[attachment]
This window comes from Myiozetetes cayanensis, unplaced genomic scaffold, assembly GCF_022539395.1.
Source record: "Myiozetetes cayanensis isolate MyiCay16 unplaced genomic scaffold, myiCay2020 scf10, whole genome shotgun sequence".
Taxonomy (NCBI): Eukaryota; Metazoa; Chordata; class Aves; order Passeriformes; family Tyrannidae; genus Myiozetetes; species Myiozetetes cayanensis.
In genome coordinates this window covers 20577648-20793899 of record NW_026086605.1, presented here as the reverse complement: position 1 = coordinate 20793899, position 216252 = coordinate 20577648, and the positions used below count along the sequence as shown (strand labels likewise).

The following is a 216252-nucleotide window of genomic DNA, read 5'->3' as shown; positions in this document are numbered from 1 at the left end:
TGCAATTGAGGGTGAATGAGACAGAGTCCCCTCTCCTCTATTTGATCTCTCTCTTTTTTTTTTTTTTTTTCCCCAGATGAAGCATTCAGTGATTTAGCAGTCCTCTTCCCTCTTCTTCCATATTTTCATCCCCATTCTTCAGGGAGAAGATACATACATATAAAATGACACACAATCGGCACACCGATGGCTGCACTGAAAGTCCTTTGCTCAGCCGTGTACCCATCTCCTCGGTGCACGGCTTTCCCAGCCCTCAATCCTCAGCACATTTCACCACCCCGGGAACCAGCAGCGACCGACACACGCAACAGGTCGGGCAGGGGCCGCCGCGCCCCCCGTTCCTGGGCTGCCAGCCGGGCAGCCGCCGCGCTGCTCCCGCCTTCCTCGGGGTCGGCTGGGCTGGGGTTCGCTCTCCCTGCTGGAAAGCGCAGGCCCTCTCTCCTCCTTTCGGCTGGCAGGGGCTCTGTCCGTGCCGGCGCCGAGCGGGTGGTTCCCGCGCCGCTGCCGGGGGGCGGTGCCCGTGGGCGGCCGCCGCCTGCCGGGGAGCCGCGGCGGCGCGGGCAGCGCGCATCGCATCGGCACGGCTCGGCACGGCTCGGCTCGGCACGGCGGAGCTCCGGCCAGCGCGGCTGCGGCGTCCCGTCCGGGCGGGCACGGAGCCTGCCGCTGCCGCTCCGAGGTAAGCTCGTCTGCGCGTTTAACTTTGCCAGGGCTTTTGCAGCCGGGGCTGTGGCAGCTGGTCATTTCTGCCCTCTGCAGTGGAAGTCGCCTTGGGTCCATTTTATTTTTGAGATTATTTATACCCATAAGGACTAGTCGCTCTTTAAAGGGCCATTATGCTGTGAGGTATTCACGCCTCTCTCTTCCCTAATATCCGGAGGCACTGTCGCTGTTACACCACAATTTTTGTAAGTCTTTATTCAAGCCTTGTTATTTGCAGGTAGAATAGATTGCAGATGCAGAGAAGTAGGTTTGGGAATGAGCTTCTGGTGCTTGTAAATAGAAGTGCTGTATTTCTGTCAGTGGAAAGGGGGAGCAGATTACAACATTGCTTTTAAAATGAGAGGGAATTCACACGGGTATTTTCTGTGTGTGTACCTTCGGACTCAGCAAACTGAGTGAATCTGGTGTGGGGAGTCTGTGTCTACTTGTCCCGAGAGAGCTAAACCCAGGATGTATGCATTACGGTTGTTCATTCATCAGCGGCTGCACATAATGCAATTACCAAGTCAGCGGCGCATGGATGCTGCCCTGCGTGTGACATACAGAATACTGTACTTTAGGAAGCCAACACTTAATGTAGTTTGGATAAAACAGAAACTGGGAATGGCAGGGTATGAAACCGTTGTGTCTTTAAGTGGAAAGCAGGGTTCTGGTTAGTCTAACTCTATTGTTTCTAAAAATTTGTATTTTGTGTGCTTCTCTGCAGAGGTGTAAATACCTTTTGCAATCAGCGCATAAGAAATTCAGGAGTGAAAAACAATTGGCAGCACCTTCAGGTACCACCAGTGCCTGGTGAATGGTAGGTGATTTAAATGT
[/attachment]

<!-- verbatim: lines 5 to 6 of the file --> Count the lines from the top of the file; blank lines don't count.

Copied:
The following is a 216252-nucleotide window of genomic DNA, read 5'->3' as shown; positions in this document are numbered from 1 at the left end:
TGCAATTGAGGGTGAATGAGACAGAGTCCCCTCTCCTCTATTTGATCTCTCTCTTTTTTTTTTTTTTTTTCCCCAGATGAAGCATTCAGTGATTTAGCAGTCCTCTTCCCTCTTCTTCCATATTTTCATCCCCATTCTTCAGGGAGAAGATACATACATATAAAATGACACACAATCGGCACACCGATGGCTGCACTGAAAGTCCTTTGCTCAGCCGTGTACCCATCTCCTCGGTGCACGGCTTTCCCAGCCCTCAATCCTCAGCACATTTCACCACCCCGGGAACCAGCAGCGACCGACACACGCAACAGGTCGGGCAGGGGCCGCCGCGCCCCCCGTTCCTGGGCTGCCAGCCGGGCAGCCGCCGCGCTGCTCCCGCCTTCCTCGGGGTCGGCTGGGCTGGGGTTCGCTCTCCCTGCTGGAAAGCGCAGGCCCTCTCTCCTCCTTTCGGCTGGCAGGGGCTCTGTCCGTGCCGGCGCCGAGCGGGTGGTTCCCGCGCCGCTGCCGGGGGGCGGTGCCCGTGGGCGGCCGCCGCCTGCCGGGGAGCCGCGGCGGCGCGGGCAGCGCGCATCGCATCGGCACGGCTCGGCACGGCTCGGCTCGGCACGGCGGAGCTCCGGCCAGCGCGGCTGCGGCGTCCCGTCCGGGCGGGCACGGAGCCTGCCGCTGCCGCTCCGAGGTAAGCTCGTCTGCGCGTTTAACTTTGCCAGGGCTTTTGCAGCCGGGGCTGTGGCAGCTGGTCATTTCTGCCCTCTGCAGTGGAAGTCGCCTTGGGTCCATTTTATTTTTGAGATTATTTATACCCATAAGGACTAGTCGCTCTTTAAAGGGCCATTATGCTGTGAGGTATTCACGCCTCTCTCTTCCCTAATATCCGGAGGCACTGTCGCTGTTACACCACAATTTTTGTAAGTCTTTATTCAAGCCTTGTTATTTGCAGGTAGAATAGATTGCAGATGCAGAGAAGTAGGTTTGGGAATGAGCTTCTGGTGCTTGTAAATAGAAGTGCTGTATTTCTGTCAGTGGAAAGGGGGAGCAGATTACAACATTGCTTTTAAAATGAGAGGGAATTCACACGGGTATTTTCTGTGTGTGTACCTTCGGACTCAGCAAACTGAGTGAATCTGGTGTGGGGAGTCTGTGTCTACTTGTCCCGAGAGAGCTAAACCCAGGATGTATGCATTACGGTTGTTCATTCATCAGCGGCTGCACATAATGCAATTACCAAGTCAGCGGCGCATGGATGCTGCCCTGCGTGTGACATACAGAATACTGTACTTTAGGAAGCCAACACTTAATGTAGTTTGGATAAAACAGAAACTGGGAATGGCAGGGTATGAAACCGTTGTGTCTTTAAGTGGAAAGCAGGGTTCTGGTTAGTCTAACTCTATTGTTTCTAAAAATTTGTATTTTGTGTGCTTCTCTGCAGAGGTGTAAATACCTTTTGCAATCAGCGCATAAGAAATTCAGGAGTGAAAAACAATTGGCAGCACCTTCAGGTACCACCAGTGCCTGGTGAATGGTAGGTGATTTAAATGT